Philippi Races 2010

July 11, 2010 - No Comments

by Jim Barnes

The following is a report on the annual Blue-Gray Reunion in Philippi, WV by our correspondent, Bill Donegan:

On June 3rd through June 6th Linda and I attended, and participated in, the 149th Annual Blue & Gray Reunion in Philippi, West Virginia.

Linda and I started this year’s preparation back in March when we began rehearsals on Sunday afternoons with the Blue/Gray Choir. Since we live in Charleston it is an all day event (173 miles round trip) for us. We love it and that’s why we do it. We also love the people we sing with.

On May 14, 1861, Col. Porterfield arrived in Grafton, Virginia from Harpers Ferry. Robert E. Lee had sent him on a recruiting trip to protect the north/western portion of Virginia. Since April a company of volunteers, calling them selves “The Barbour Grays” had been organized in Philippi.

Thomas Bedford, was Captain of a company of 52 men. Albery Reger had also raised and had been appointed Captain of another company.

The new recruits for the Confederate army had to use their personal weapons and equipment. They had no tents, no supplies, and no training.

Col. Porterfield, was a graduate of VMI and a veteran of the Mexican War. He was appalled that the men couldn’t keep in step and that the men in charge did not know what they were doing. These two companies of the “Barbour Grays were under Col. Porterfield’s command and later became part of the 31st Virginia Regiment as Company H.

It was these men of the Barbour Grays who were attacked by a well organised Union Army on June 3rd, 1861. Colonel Porterfield had begun burning the bridges on the Baltimore and Ohio Railroad. Meanwhile Capt. George B. McClellan had been made a general and placed in command of Ohio troops. With four regiments he crossed the Ohio River on May 26 and pursued the Confederates. The small engagement at Philippi was led by Colonels Kelly and Dumont, who completely surprised the Barbour Grays, who were sleeping and many fought the battle dressed only in their underwear. The confederates beat a hasty retreat that later became known as “The Philippi Races”. This was the first land battle of the Civil War.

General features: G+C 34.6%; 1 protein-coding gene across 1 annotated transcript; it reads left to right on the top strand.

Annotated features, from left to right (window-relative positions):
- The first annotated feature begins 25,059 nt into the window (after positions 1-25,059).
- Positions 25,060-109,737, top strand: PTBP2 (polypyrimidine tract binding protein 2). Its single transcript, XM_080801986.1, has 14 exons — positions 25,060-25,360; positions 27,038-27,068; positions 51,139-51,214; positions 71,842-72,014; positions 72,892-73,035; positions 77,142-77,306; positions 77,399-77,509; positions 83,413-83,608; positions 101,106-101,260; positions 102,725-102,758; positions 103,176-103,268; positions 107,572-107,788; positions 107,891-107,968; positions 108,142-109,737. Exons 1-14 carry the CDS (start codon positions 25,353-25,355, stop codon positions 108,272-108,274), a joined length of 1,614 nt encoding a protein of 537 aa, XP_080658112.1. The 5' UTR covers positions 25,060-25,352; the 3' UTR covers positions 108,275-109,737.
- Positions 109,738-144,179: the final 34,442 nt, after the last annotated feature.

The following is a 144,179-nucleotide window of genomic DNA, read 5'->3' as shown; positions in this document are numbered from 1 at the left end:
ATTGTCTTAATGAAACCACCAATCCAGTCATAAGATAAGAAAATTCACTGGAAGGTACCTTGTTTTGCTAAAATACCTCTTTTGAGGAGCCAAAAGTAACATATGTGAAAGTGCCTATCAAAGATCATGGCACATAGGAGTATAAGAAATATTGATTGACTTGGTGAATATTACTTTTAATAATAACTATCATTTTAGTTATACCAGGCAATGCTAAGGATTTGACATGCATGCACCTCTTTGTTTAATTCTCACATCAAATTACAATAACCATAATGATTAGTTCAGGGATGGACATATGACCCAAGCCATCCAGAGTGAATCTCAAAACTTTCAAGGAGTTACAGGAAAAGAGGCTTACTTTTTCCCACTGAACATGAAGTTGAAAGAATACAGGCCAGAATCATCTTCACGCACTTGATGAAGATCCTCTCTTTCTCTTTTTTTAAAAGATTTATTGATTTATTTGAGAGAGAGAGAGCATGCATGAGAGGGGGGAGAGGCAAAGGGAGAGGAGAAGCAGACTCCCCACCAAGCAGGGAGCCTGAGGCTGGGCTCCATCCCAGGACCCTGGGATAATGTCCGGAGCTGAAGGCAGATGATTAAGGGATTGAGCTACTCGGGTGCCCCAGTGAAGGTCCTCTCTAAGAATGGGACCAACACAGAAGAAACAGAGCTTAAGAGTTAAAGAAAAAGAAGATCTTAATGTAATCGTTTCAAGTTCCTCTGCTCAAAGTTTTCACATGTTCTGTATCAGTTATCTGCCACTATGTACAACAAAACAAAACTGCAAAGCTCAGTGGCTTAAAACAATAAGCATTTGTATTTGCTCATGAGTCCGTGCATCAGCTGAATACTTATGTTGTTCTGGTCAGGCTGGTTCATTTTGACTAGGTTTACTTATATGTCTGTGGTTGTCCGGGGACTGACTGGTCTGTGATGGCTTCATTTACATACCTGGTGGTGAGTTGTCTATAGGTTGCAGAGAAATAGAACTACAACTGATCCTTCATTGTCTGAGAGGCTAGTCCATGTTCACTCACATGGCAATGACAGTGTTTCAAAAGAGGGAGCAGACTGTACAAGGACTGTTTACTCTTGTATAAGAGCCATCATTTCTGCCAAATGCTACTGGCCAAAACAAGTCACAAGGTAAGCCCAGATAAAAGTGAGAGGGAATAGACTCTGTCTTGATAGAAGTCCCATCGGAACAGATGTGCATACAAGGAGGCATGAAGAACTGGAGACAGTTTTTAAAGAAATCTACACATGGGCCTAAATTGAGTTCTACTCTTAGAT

SPECIAL NOTE: The First West Virginia Volunteer Infantry/Artillery want you members of the unit to make every effort to attend next years celebration of the 150th.

Linda and I kicked off our long week-end on Thursday night by singing with the choir at the gazebo, this was followed by another Blue?Gray choir rehearsal.

Friday we were up early as we both had work to do for kids day. Linda was stationed in the gym, giving a presentation about Andersonville prison. This ran from 8:30 am to 2:30 PM. I was in the basement of the City Building guarding and assisting Harriet Tubman, an American heroine, whose strength, vision, and determination inspired many to risk their lives working for the underground railroad, and as spies for the Union Army. I was thers as Provost Marshal working crowd control and enforcing the no cellphone, no camera policy. Then a quick meal break at 3pm, a nap and we were back to work. Linda led a candle light tour of the Philippi historical area beginning at 9PM til 10 pm. And I was the presiding Judge for a hearing regarding the charge of treason against Rose Greenhow. I was Union General Dix..

Saturday friends Ron and Debbie Wenig joined us for a day of relaxation. I told them that all we were doing was singing and dancing on Saturday. At 3PM we had the Blue Gray choir performance at Crim Church and at 8Pm the Military Ball.

Sunday we started with breakfast at the B & B “Philippi Covered Bridge B & B” and it began to rain. In fact we had a tornado warning. Ron and I decided that no battle would take place so we loaded up our guns and went to Supper. While we were eating the shy cleared up and the battle took place on the main street of Philippi and we watched it from the restaurant.

We were a little disappointed that we had not participated in the battle but vowed to do so next year at the 150th.

There are so many differed things to do at this event that you should come and investigate the possibilities. There are traditional crafts, food court, quilt show, Adaland Mansion tours, Ladies tea, entertainment at the gazebo through out the day, Sutlers, parade, candlelight tour, 5K run, military camps, little soldiers battle, Artillery demonstrations, Skirmishes, amputations, Dinner, Ball, period church service, and best of all the Blue and Gray Choir at Crim Church with period music at 3pm on Saturday.

This concludes my report.

Bill Donegan


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